Since 2010 'Interaction between legal systems' is a major research programme thoughout all departments of the Leiden Law School. It is based on the idea that law-making is no longer only the prerogative of national legislators and courts. Law-making and law enforcement are increasingly taking place on various levels: in a global context, in an EU context, on a national level and in a private law framework (like codes of conduct). In insolvency law for instance the latter has led to principles and guidelines for cross-border cooperation between insolvency practitioners and between insolvency courts in insolvency proceedings pending in several states (in cases such as Nortel network and Lehman Brothers) and to guidelines for professional attitude and ethical behaviour for Insolvency Office Holders. The central question formulated by the School is that these various levels influence each other, sometimes directly, on the basis of a hierarchical relation, but often indirectly, for example through the development of trade customs or through an exchange of legal experience or good practices. The continuous interaction and co-operation between the various levels of law-making and jurisdiction affect all areas of law and is highly complicated. With its reseach programme Leiden Law School is at the forefront of these developments and its rearchers are committed to understand and solve the problems and questions resulting from the interaction between various levels of jurisdiction, both on a theoretical as at a pratical. See for a 3-day international conference, with room for discussions and reflection the announcment for a gathering 21-23 January 2015, Leiden Law School, Leiden University, The Netherlands. invitation-and-call-for-blogs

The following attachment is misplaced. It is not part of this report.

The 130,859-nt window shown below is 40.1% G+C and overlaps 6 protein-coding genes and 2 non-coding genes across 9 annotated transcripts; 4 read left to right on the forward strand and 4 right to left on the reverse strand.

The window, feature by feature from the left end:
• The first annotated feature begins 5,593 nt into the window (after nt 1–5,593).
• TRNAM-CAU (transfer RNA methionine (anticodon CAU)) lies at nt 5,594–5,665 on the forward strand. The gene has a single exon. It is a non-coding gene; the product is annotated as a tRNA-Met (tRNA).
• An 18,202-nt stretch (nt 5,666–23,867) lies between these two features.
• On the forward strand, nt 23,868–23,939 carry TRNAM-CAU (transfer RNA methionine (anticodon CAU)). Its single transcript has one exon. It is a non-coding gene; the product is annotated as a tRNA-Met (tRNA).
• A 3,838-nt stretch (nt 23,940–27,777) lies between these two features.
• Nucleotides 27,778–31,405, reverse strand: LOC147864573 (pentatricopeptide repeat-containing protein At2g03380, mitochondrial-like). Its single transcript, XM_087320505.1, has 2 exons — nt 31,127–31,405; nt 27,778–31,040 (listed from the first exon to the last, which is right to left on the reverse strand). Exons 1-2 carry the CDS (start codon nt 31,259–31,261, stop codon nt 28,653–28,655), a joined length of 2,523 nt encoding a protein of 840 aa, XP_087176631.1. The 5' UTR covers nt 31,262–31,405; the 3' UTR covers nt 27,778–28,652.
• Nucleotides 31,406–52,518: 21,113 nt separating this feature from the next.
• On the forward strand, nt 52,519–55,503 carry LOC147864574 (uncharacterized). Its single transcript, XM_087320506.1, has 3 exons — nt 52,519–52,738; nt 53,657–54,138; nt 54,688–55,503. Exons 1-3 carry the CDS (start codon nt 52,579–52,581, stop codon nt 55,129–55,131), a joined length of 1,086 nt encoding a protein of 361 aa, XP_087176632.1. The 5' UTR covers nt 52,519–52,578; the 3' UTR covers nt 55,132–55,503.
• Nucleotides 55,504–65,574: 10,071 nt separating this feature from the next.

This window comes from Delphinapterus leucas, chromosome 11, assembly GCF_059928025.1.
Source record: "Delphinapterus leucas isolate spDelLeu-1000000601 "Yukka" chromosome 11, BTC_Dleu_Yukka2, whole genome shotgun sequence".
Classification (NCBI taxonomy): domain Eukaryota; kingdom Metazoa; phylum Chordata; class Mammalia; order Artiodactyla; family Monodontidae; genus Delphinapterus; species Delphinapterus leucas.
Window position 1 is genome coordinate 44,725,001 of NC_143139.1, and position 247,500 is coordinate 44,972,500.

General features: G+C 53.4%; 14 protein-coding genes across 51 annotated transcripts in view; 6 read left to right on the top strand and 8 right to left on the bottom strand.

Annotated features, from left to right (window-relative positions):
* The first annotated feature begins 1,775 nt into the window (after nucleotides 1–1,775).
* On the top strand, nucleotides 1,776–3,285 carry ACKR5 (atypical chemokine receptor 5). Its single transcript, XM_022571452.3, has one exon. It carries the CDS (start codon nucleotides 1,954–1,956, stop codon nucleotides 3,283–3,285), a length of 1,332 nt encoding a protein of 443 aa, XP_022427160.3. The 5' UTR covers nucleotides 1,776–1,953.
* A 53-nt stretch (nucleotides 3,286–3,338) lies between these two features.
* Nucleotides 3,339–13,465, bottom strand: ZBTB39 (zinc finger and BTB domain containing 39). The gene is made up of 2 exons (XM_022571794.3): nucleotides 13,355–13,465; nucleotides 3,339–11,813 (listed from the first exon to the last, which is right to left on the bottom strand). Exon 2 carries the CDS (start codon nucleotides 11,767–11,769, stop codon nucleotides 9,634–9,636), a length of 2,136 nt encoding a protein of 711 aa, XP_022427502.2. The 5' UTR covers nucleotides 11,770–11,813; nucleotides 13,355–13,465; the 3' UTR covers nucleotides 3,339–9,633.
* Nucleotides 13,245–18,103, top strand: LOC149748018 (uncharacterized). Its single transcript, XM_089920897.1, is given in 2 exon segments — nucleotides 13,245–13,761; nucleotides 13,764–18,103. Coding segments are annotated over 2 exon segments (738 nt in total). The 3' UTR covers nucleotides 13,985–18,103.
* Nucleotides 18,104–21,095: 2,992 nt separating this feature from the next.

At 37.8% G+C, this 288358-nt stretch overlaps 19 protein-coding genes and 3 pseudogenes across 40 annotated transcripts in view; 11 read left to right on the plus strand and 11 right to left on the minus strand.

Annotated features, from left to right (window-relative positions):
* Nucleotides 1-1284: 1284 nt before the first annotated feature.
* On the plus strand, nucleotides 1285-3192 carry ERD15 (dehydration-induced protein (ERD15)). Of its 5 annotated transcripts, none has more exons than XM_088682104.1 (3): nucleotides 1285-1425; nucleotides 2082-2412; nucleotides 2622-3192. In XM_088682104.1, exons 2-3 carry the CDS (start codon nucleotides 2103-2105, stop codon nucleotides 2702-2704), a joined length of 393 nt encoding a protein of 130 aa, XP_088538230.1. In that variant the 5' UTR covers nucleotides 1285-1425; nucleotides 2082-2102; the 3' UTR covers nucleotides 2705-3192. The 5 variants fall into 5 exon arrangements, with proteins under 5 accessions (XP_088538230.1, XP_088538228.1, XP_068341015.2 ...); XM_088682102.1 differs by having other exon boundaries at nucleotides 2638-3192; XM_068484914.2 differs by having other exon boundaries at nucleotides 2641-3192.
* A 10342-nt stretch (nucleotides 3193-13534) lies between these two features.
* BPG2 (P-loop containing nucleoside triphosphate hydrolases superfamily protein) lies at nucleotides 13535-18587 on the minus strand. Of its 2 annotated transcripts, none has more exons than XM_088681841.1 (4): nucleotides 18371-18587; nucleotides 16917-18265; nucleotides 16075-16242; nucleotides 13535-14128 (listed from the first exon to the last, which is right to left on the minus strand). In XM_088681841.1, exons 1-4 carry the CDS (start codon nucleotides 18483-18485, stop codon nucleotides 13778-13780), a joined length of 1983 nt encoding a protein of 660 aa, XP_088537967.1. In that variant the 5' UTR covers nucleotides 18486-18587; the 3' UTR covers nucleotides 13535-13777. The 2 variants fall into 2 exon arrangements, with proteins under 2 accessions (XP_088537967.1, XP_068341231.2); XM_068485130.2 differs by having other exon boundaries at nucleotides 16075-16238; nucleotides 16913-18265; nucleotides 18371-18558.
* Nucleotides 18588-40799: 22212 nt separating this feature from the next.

In February 2014, a team of researchers, under the coordination of Professor Michael Veder (Radboud University of Nijmegen) and myself, was invited to contribute to a large research project jointly led by the World Bank and the Banca d’Italia. The project focuses on the conflicts between insolvency law and company law in general and on the legal position of shareholders in particular. On the 15th of September, a National report on these subjects under Dutch law was send to the both the World Bank and the Banca d’Italia. The Dutch report addresses, next to some general questions concerning national insolvency and company law, four main issues from a national perspective, (i) the respective powers of the board of a company and the shareholders’ meeting in insolvency proceedings; (ii) the substantive and procedural rights of shareholders in a company subject to insolvency proceedings; (iii) the possibility of using the old /same corporate entity as a vehicle for the reorganisation of the company; and (iv) the possibility of the shareholders to retain a participation in the reorganized company, and, if they are allowed to retain a participation, the allocation of value between creditors and shareholders. For a summary of the main results, see the memo of one of the report’s co-authors Tom Dijkhuizen (Leiden Law School). Dutch Report - Worldbank study on conflicts between insolvency law and company law